Resources for Suicide Prevention

Featured Image for this article: the 988 Suicide and Crisis Lifeline logo

The purpose of this article is not to frighten our community or to suggest that BFRBs cause suicidal thoughts or actions. But we cannot ignore the presence of co-existing conditions, such as depression and anxiety, that make treatment more complex. When hope is lost, some see suicide as a viable option.

Roughly 48,000 people die by suicide every year in the US, and among young persons (ages 15 -24), suicide is the 2nd leading cause of death. Depression is the psychiatric condition most linked to suicide and is present in at least 50% of all completed suicides. 90% of those who died by suicide had a diagnosable mental health condition. We know through research that there is a higher incidence of depression in adults with a BFRB. Even more linked to suicide than depression is hopelessness, a state in which one believes that the intolerable, searing pain that they are experiencing will not get better. During our current circumstances with Covid-19, feelings of isolation and hopelessness have increased.

If you or your loved one struggle with feelings of sadness or hopelessness, crying spells, loss of appetite or energy, hear voices or have thoughts of wanting to die, it is critical to get help immediately.

While we may not have great medications for BFRBs, we do have excellent psychotherapy and medications for depression and anxiety. Sometimes a person with depression does not even realize how bad she feels, and the depression is better observed by those around her. If you have any of these feelings or suspect that your child or loved one does, call your physician, psychiatrist, or therapist and voice your concerns. People with depression often do not want to burden others and may see suicide as a way to take the "burden" off of their loved ones. Unfortunately, the burden in the aftermath of a suicide is far greater on the family and loved ones than the burden of depression or a BFRB could ever be.

For those who face grief and agony in the aftermath of the suicide of a loved one (individuals termed "suicide survivors"), know that you too are not alone. In the United States, it is the unfortunate reality that "survivors" number well in the millions. We are too frequently faced with this devastating type of loss. A death by suicide is often shocking and unexpected, and the grief that occurs in its' aftermath may be very intense, complex, and long-lasting. Some helpful online resources for survivors include Survivors of Suicide and The Link Counseling Center (thelink.org).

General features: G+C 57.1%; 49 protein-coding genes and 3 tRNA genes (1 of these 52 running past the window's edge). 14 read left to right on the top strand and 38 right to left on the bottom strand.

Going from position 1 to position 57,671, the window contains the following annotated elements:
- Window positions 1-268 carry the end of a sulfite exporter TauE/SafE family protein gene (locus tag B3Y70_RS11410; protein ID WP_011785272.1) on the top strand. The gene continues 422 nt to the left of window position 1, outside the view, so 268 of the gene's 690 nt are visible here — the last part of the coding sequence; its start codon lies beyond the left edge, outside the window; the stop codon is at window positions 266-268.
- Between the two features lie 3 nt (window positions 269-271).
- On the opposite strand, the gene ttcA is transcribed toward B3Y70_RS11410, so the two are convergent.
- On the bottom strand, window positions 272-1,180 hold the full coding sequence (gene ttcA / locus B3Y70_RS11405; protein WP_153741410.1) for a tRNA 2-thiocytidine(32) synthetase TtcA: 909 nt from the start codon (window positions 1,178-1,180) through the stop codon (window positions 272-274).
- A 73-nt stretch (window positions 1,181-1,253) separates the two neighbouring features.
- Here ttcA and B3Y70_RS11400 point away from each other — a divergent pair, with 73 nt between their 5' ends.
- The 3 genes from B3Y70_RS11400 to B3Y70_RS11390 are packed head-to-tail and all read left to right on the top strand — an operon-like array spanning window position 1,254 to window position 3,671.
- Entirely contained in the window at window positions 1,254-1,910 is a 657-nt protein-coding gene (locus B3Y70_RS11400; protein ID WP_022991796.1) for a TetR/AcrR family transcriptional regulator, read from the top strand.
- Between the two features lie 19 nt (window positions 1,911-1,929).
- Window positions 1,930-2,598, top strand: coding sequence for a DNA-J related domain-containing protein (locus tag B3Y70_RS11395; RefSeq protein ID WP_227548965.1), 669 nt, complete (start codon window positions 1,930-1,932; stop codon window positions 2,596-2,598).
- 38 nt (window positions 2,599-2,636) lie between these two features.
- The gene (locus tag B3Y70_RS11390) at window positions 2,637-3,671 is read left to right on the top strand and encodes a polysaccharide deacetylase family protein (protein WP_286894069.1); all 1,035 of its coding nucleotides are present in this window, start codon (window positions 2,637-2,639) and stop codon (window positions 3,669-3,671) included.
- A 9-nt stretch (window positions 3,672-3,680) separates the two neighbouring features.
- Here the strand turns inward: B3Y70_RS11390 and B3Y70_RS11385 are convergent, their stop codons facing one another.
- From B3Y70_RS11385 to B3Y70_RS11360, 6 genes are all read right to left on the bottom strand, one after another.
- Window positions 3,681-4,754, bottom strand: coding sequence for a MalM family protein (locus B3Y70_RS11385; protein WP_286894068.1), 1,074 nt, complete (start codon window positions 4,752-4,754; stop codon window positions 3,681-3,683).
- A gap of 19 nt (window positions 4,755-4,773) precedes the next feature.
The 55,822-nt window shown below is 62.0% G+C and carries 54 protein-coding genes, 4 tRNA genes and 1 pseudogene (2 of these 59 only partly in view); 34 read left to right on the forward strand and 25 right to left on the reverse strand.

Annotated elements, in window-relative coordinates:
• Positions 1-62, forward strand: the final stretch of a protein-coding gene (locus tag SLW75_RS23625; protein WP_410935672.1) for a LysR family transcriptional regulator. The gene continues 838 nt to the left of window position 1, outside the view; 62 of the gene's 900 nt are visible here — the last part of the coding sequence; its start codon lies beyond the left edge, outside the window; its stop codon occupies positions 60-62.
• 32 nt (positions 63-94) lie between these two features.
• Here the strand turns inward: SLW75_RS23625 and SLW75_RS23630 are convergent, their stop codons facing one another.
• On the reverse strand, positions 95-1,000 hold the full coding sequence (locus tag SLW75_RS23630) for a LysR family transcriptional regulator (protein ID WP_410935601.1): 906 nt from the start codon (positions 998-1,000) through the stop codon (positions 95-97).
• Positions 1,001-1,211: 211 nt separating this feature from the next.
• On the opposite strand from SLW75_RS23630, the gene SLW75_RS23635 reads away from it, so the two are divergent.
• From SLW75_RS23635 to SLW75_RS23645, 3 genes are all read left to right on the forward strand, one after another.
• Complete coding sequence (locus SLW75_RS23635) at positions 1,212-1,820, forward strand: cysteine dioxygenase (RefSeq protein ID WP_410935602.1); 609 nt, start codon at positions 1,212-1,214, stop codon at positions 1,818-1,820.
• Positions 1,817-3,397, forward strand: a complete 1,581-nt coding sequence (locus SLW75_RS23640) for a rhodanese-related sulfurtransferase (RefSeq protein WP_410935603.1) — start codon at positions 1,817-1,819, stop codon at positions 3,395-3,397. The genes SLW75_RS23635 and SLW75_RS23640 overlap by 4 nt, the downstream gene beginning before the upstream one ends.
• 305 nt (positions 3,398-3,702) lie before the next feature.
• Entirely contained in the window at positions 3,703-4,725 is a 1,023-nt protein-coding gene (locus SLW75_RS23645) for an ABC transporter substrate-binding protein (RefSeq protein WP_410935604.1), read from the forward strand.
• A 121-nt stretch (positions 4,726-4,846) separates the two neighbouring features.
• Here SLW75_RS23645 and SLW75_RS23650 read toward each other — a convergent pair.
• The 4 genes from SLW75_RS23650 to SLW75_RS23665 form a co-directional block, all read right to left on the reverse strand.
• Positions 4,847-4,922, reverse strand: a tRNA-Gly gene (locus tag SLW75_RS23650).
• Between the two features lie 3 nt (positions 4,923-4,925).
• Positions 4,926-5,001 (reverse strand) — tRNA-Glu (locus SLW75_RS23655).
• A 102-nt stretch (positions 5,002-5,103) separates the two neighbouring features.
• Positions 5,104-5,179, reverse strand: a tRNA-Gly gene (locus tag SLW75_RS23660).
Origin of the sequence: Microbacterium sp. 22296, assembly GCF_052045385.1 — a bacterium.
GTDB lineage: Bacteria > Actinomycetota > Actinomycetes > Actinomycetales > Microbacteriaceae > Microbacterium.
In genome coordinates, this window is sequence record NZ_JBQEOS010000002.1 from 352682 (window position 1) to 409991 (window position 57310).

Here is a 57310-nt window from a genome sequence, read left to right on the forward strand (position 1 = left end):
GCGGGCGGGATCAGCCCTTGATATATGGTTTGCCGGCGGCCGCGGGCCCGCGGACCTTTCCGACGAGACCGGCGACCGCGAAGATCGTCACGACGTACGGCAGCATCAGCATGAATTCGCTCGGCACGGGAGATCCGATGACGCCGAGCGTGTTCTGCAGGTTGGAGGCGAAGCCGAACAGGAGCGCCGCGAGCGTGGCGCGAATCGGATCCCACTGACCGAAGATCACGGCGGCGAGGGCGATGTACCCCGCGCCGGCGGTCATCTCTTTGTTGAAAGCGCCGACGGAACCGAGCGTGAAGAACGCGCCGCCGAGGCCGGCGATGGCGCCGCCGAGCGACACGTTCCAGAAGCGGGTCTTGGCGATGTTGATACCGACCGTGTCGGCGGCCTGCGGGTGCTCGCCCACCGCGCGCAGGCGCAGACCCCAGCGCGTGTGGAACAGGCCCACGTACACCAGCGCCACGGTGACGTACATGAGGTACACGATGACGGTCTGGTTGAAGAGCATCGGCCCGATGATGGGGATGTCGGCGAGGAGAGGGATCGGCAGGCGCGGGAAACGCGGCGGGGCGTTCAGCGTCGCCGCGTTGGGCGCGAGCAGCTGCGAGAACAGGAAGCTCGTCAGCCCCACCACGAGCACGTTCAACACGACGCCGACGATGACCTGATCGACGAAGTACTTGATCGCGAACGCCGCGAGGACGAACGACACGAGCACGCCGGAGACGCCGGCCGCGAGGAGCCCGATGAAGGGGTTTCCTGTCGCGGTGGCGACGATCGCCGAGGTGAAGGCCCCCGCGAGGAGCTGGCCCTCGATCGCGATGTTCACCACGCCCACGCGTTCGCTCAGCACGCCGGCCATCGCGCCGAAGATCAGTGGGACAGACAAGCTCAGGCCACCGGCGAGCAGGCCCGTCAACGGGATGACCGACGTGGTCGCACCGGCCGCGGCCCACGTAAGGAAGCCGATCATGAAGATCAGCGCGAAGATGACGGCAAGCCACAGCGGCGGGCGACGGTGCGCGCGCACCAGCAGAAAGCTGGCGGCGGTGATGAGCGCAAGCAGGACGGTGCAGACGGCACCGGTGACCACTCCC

TLC has made great progress educating the public and professionals alike about the importance of treating BFRBs and potentially severe co-existing conditions. Even with this advancement, sufferers can still struggle mightily. If you or a loved one is experiencing serious depression please make contact with the resources mentioned above. Even in your darkest hour, remember you are not alone.

If you or your loved one have depression and suicidal thinking is present, please:

Call or text: 988 to speak with a trained counselor in the Lifeline Network

Chat: https://988lifeline.org/chat/

988 has been designated as the new three-digit dialing code that will route callers to the National Suicide Prevention Lifeline (now known as the 988 Suicide & Crisis Lifeline), and is now active across the United States.

When people call, text, or chat 988, they will be connected to trained counselors that are part of the existing Lifeline network. These trained counselors will listen, understand how their problems are affecting them, provide support, and connect them to resources if necessary.

The previous Lifeline phone number (1-800-273-8255) will always remain available to people in emotional distress or suicidal crisis.

The Lifeline’s network of over 200 crisis centers has been in operation since 2005, and has been proven to be effective. It’s the counselors at these local crisis centers who answer the contacts the Lifeline receives every day. Numerous studies have shown that callers feel less suicidal, less depressed, less overwhelmed and more hopeful after speaking with a Lifeline counselor.

Call 911 or your local Crisis Hotline.

Other Resources for Support:

American Foundation for Suicide Prevention (AFSP): afsp.org

Alcoholics Anonymous

CDC National HIV and AIDS Hotline
(800) 232-4636

Childhelp National Child Abuse Hotline
(800) 422-4453

Crisis Text Line
Text HOME to 741741

Disaster Distress Helpline Online Peer Support Communities

Disaster Distress Helpline Videophone for American Sign Language Users (PDF, 180KB)

Gamblers Anonymous

Nacional de Prevención del Suicidio
(888) 628-9454

Narcotics Anonymous

National Domestic Violence Hotline
(800) 799-7233

National Grad Crisis Line
(877) 472-3457

National Sexual Assault Hotline
(800) 656-4673

National Suicide and Crisis Lifeline
988
Chat online

National Suicide Prevention Lifeline (Options for Deaf and Hard of Hearing)
For TTY Users: Use your preferred relay service or dial 711 then 988
Chat online

Substance Abuse and Mental Health Services Administration National Helpline
(800) 662-4357

Veterans Crisis Line
988, then PRESS 1
Text 838255
Chat online

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